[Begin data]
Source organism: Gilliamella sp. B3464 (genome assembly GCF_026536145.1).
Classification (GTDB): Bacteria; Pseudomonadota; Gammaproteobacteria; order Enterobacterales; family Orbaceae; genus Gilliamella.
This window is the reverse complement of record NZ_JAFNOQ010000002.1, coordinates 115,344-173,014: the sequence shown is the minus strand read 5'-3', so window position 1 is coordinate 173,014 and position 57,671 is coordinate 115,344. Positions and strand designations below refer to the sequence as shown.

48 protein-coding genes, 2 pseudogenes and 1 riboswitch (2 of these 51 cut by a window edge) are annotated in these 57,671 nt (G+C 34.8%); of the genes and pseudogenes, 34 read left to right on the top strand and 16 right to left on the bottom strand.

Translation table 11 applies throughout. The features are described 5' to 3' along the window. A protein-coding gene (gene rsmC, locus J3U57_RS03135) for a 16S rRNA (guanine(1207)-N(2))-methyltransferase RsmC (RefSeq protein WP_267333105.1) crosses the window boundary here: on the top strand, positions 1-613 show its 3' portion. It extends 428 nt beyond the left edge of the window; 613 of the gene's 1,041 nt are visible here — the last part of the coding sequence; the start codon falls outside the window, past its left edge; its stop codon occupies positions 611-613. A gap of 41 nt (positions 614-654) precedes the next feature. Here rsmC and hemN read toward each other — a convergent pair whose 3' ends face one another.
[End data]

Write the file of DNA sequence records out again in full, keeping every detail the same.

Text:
Source organism: Gilliamella sp. B3464 (genome assembly GCF_026536145.1).
Classification (GTDB): Bacteria; Pseudomonadota; Gammaproteobacteria; order Enterobacterales; family Orbaceae; genus Gilliamella.
This window is the reverse complement of record NZ_JAFNOQ010000002.1, coordinates 115,344-173,014: the sequence shown is the minus strand read 5'-3', so window position 1 is coordinate 173,014 and position 57,671 is coordinate 115,344. Positions and strand designations below refer to the sequence as shown.

48 protein-coding genes, 2 pseudogenes and 1 riboswitch (2 of these 51 cut by a window edge) are annotated in these 57,671 nt (G+C 34.8%); of the genes and pseudogenes, 34 read left to right on the top strand and 16 right to left on the bottom strand.

Translation table 11 applies throughout. The features are described 5' to 3' along the window. A protein-coding gene (gene rsmC, locus J3U57_RS03135) for a 16S rRNA (guanine(1207)-N(2))-methyltransferase RsmC (RefSeq protein WP_267333105.1) crosses the window boundary here: on the top strand, positions 1-613 show its 3' portion. It extends 428 nt beyond the left edge of the window; 613 of the gene's 1,041 nt are visible here — the last part of the coding sequence; the start codon falls outside the window, past its left edge; its stop codon occupies positions 611-613. A gap of 41 nt (positions 614-654) precedes the next feature. Here rsmC and hemN read toward each other — a convergent pair whose 3' ends face one another.